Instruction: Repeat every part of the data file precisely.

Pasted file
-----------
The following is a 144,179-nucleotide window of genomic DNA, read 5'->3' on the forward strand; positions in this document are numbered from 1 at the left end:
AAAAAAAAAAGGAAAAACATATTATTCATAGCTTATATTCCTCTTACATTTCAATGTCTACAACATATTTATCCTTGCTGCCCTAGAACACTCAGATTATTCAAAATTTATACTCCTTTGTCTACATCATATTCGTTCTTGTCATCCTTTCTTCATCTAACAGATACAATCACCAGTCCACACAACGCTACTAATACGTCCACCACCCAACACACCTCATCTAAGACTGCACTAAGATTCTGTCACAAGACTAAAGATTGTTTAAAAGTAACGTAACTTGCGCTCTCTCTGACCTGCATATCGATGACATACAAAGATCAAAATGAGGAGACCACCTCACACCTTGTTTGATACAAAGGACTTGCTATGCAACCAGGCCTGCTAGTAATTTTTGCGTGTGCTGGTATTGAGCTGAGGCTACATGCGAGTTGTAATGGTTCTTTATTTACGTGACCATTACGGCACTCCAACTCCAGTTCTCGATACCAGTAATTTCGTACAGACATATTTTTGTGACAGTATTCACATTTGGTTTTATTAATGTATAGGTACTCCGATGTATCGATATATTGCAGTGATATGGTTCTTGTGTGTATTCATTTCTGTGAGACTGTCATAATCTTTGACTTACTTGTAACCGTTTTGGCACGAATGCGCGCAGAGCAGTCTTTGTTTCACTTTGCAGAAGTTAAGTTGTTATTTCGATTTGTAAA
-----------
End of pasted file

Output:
The following is a 144,179-nucleotide window of genomic DNA, read 5'->3' on the forward strand; positions in this document are numbered from 1 at the left end:
AAAAAAAAAAGGAAAAACATATTATTCATAGCTTATATTCCTCTTACATTTCAATGTCTACAACATATTTATCCTTGCTGCCCTAGAACACTCAGATTATTCAAAATTTATACTCCTTTGTCTACATCATATTCGTTCTTGTCATCCTTTCTTCATCTAACAGATACAATCACCAGTCCACACAACGCTACTAATACGTCCACCACCCAACACACCTCATCTAAGACTGCACTAAGATTCTGTCACAAGACTAAAGATTGTTTAAAAGTAACGTAACTTGCGCTCTCTCTGACCTGCATATCGATGACATACAAAGATCAAAATGAGGAGACCACCTCACACCTTGTTTGATACAAAGGACTTGCTATGCAACCAGGCCTGCTAGTAATTTTTGCGTGTGCTGGTATTGAGCTGAGGCTACATGCGAGTTGTAATGGTTCTTTATTTACGTGACCATTACGGCACTCCAACTCCAGTTCTCGATACCAGTAATTTCGTACAGACATATTTTTGTGACAGTATTCACATTTGGTTTTATTAATGTATAGGTACTCCGATGTATCGATATATTGCAGTGATATGGTTCTTGTGTGTATTCATTTCTGTGAGACTGTCATAATCTTTGACTTACTTGTAACCGTTTTGGCACGAATGCGCGCAGAGCAGTCTTTGTTTCACTTTGCAGAAGTTAAGTTGTTATTTCGATTTGTAAA